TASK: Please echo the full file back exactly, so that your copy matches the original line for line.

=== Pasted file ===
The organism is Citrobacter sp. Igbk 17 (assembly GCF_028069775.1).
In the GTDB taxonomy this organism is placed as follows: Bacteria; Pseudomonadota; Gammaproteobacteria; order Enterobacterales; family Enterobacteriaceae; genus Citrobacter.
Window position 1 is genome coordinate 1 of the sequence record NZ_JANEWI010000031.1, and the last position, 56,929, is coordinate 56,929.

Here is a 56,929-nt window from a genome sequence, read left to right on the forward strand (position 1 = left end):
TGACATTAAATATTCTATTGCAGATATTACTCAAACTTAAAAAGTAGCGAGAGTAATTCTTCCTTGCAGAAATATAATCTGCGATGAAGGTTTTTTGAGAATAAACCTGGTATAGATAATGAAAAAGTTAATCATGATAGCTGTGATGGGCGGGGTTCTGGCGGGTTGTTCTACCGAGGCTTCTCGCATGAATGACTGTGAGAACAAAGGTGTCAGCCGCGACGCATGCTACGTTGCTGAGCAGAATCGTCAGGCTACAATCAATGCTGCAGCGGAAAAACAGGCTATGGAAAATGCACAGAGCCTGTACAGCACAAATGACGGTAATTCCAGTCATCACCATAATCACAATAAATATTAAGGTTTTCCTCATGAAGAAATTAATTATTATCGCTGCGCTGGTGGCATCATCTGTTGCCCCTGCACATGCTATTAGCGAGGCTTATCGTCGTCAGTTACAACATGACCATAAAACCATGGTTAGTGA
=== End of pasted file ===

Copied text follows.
The organism is Citrobacter sp. Igbk 17 (assembly GCF_028069775.1).
In the GTDB taxonomy this organism is placed as follows: Bacteria; Pseudomonadota; Gammaproteobacteria; order Enterobacterales; family Enterobacteriaceae; genus Citrobacter.
Window position 1 is genome coordinate 1 of the sequence record NZ_JANEWI010000031.1, and the last position, 56,929, is coordinate 56,929.

Here is a 56,929-nt window from a genome sequence, read left to right on the forward strand (position 1 = left end):
TGACATTAAATATTCTATTGCAGATATTACTCAAACTTAAAAAGTAGCGAGAGTAATTCTTCCTTGCAGAAATATAATCTGCGATGAAGGTTTTTTGAGAATAAACCTGGTATAGATAATGAAAAAGTTAATCATGATAGCTGTGATGGGCGGGGTTCTGGCGGGTTGTTCTACCGAGGCTTCTCGCATGAATGACTGTGAGAACAAAGGTGTCAGCCGCGACGCATGCTACGTTGCTGAGCAGAATCGTCAGGCTACAATCAATGCTGCAGCGGAAAAACAGGCTATGGAAAATGCACAGAGCCTGTACAGCACAAATGACGGTAATTCCAGTCATCACCATAATCACAATAAATATTAAGGTTTTCCTCATGAAGAAATTAATTATTATCGCTGCGCTGGTGGCATCATCTGTTGCCCCTGCACATGCTATTAGCGAGGCTTATCGTCGTCAGTTACAACATGACCATAAAACCATGGTTAGTGA